Does your house play home to more books than you know what to do with—shelves crammed with novels, a coffee table adorned with art-filled hardbacks and kitchen counters strewn with cookbooks? Then you are subconsciously practicing Tsunduko, the Japanese habit of acquiring books and piling them up with the intention of reading them later, resulting in an accidental collection.
The term originated in Japan during the Meiji era (1868-1912) as a slang term, and is the combination of ‘tsun’ (originating from ‘tsumu’) meaning ‘to pile up’ and ‘doku’ that translates to ‘reading’. On the other side of the world, at roughly the same time, British writer Thomas Frognail Dibdin coined the term ‘bibliomania’, meaning 'a passionate enthusiasm for collecting and possessing books’. The joy of accumulating reading materials is a worldwide phenomena and many of us can identify with our inner bibliophile, but in today’s sustainably-conscious world, how can we reconcile a love of hoarding books with a more mindful approach to book collecting? Below you’ll find 8 ways to lovingly and sustainably curate your book collection.
The buying of more books than one can read is nothing less than the soul reaching toward infinity...
The best way to start making the most of your book collection is to organise it in a way that makes sense to you, and in a way that will ultimately bring you joy. Do you want to place your books in height order? Or would a colour-coded book shelf be aesthetically pleasing to you? Alternatively, you might want to arrange your books in a way that is functional – by genre or alphabetically by author. Arranging your books in a way that makes them more accessible whilst also bringing you joy will help to breathe new life into your book collection.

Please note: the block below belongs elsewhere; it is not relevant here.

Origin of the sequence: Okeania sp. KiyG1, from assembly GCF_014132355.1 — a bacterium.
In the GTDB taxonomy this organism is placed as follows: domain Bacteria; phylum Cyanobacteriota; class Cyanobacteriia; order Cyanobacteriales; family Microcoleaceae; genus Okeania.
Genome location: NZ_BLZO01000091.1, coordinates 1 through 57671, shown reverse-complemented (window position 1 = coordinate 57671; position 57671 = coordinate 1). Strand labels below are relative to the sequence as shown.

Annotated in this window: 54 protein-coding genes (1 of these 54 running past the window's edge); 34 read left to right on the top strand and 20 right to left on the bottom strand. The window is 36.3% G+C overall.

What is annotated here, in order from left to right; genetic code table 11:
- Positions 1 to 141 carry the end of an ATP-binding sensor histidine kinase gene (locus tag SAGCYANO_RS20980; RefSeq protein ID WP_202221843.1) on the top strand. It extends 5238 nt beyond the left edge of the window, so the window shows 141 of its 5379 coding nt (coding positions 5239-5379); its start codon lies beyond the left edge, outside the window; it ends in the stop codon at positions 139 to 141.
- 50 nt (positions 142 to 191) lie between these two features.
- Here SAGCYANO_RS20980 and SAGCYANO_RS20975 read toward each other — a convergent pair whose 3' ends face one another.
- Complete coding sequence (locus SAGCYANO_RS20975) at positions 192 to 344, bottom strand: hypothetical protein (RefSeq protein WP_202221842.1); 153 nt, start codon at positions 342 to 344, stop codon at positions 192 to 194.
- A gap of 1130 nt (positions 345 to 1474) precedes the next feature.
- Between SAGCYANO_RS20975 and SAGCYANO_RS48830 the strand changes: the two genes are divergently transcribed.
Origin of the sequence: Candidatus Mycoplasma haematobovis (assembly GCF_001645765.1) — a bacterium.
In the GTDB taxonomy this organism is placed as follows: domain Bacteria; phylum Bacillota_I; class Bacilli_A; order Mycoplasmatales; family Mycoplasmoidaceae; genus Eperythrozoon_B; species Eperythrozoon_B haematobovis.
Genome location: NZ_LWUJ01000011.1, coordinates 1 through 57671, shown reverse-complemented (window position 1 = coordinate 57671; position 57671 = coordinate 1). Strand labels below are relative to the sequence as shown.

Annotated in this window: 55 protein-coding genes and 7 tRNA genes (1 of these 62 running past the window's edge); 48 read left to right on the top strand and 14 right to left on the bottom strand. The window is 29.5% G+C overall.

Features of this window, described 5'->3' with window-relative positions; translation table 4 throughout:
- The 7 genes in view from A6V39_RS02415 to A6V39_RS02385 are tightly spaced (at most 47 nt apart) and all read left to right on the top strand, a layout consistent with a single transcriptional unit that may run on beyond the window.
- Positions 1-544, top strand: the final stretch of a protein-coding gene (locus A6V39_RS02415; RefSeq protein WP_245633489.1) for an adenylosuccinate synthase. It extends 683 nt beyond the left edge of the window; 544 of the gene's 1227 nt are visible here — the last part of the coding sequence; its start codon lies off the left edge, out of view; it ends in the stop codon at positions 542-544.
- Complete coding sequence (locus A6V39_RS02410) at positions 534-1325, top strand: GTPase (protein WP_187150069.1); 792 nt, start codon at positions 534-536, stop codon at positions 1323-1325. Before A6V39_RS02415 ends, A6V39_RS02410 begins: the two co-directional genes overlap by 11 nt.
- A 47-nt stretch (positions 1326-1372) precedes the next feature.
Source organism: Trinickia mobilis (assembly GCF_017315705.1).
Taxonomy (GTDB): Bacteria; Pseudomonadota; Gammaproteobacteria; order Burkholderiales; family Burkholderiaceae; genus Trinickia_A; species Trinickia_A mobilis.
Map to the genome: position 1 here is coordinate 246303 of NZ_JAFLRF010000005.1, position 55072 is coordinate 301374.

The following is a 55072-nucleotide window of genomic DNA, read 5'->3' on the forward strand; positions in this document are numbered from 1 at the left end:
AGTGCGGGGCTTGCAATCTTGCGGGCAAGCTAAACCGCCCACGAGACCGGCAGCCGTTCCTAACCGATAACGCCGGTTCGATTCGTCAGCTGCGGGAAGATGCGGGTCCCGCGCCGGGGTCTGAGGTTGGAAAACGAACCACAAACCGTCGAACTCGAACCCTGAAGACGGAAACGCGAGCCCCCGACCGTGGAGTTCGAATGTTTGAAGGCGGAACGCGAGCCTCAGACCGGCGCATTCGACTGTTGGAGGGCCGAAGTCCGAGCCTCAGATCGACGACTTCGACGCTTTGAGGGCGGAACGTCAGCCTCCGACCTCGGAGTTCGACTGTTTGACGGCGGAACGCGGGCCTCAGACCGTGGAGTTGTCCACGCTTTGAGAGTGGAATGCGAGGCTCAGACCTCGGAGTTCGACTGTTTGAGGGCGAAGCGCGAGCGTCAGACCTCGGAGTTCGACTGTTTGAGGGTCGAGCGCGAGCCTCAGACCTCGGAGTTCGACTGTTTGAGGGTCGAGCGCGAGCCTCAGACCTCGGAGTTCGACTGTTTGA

A vast number may be pleasing to you but when you’re organising your books take a moment to think whether each one is worth keeping. Ask yourself:
- Is it useful?
- Does the contents interest me?
- Is it visually beautiful?
If the book doesn’t tick any of these boxes then donate it to charity or give to a friend, your unloved books will likely be cherished by somebody else.
Start a Reading Challenge
Goodreads has a reading challenge function on its website where you can commit to reading a set number of books in a year. If you create a profile you can keep a log of the books you have finished and the ones that are on your to-read list.
Keep a Book Close
At the start of a new month, select a book from your collection and place it on your bedside cabinet. Having a book close at hand will inspire you to read it.
Commit to a Page!
Many of us would love to read more but life can get in the way, whilst long books (think A Little Life by Hanya Yanagihara) can be especially daunting. Commit to reading just one page a night before bed, chances are you’ll find yourself reading more than just the one!
Share the Book Love
The joy of reading is being able to share favourites with friends and family. Treat your book collection like a library and share freely. If they are much-loved, well-worn books be sure to keep a note of who you are lending them to so you can keep track of their whereabouts.
Start a Book Club
If you enjoy talking about books as much as you love collecting them, why not start a monthly or quarterly book club with friends? Decide the book between, commit to reading it and then gather around a homecooked meal (perhaps inspired by the book’s setting) to discuss in detail. Bliss!
Buy Secondhand Books
Kindles are a brilliant invention, they allow us to commute to work with a hefty tome, or go on holiday with thousands of books at our fingertips. But, if you prefer leafing through a physical book then try, where possible, to buy them secondhand. You could head to local charity shops, book festivals or shop for secondhand books online. Alternatively, why not join your local library and borrow a book? It’s better for the planet and your wallet.
Display Your Books
Coffee table books are made to be admired, objet d’arts for literary lovers. Be sure to display the most beautiful ones where you can enjoy them. If you have a collection of art books, why not display them open on a shelf and change the pages every couple of weeks?